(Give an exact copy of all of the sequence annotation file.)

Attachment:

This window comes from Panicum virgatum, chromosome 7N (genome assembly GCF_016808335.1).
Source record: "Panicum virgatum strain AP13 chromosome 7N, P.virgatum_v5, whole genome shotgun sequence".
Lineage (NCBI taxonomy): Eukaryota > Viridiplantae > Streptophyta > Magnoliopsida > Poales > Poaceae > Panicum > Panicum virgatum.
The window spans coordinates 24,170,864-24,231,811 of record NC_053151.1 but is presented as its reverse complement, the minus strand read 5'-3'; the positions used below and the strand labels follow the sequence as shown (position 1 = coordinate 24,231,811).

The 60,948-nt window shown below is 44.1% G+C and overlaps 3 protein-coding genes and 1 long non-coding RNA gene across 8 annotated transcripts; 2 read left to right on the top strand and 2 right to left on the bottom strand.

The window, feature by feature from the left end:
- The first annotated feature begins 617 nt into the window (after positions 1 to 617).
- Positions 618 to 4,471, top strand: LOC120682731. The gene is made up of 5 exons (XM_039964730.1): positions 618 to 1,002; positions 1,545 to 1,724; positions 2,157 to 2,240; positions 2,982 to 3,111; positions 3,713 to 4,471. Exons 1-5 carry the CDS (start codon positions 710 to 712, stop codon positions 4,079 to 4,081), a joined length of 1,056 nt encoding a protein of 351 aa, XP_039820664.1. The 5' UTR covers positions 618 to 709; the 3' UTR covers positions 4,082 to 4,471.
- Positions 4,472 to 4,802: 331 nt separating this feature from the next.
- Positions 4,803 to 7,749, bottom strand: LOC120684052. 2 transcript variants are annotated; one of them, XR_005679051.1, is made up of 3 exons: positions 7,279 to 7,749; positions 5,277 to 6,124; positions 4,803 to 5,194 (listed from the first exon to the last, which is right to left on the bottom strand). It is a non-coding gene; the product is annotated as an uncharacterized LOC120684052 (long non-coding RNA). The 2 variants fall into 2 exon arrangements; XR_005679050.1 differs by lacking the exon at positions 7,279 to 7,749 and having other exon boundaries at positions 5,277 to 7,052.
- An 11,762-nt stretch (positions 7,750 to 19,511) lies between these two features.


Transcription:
This window comes from Panicum virgatum, chromosome 7N (genome assembly GCF_016808335.1).
Source record: "Panicum virgatum strain AP13 chromosome 7N, P.virgatum_v5, whole genome shotgun sequence".
Lineage (NCBI taxonomy): Eukaryota > Viridiplantae > Streptophyta > Magnoliopsida > Poales > Poaceae > Panicum > Panicum virgatum.
The window spans coordinates 24,170,864-24,231,811 of record NC_053151.1 but is presented as its reverse complement, the minus strand read 5'-3'; the positions used below and the strand labels follow the sequence as shown (position 1 = coordinate 24,231,811).

The 60,948-nt window shown below is 44.1% G+C and overlaps 3 protein-coding genes and 1 long non-coding RNA gene across 8 annotated transcripts; 2 read left to right on the top strand and 2 right to left on the bottom strand.

The window, feature by feature from the left end:
- The first annotated feature begins 617 nt into the window (after positions 1 to 617).
- Positions 618 to 4,471, top strand: LOC120682731. The gene is made up of 5 exons (XM_039964730.1): positions 618 to 1,002; positions 1,545 to 1,724; positions 2,157 to 2,240; positions 2,982 to 3,111; positions 3,713 to 4,471. Exons 1-5 carry the CDS (start codon positions 710 to 712, stop codon positions 4,079 to 4,081), a joined length of 1,056 nt encoding a protein of 351 aa, XP_039820664.1. The 5' UTR covers positions 618 to 709; the 3' UTR covers positions 4,082 to 4,471.
- Positions 4,472 to 4,802: 331 nt separating this feature from the next.
- Positions 4,803 to 7,749, bottom strand: LOC120684052. 2 transcript variants are annotated; one of them, XR_005679051.1, is made up of 3 exons: positions 7,279 to 7,749; positions 5,277 to 6,124; positions 4,803 to 5,194 (listed from the first exon to the last, which is right to left on the bottom strand). It is a non-coding gene; the product is annotated as an uncharacterized LOC120684052 (long non-coding RNA). The 2 variants fall into 2 exon arrangements; XR_005679050.1 differs by lacking the exon at positions 7,279 to 7,749 and having other exon boundaries at positions 5,277 to 7,052.
- An 11,762-nt stretch (positions 7,750 to 19,511) lies between these two features.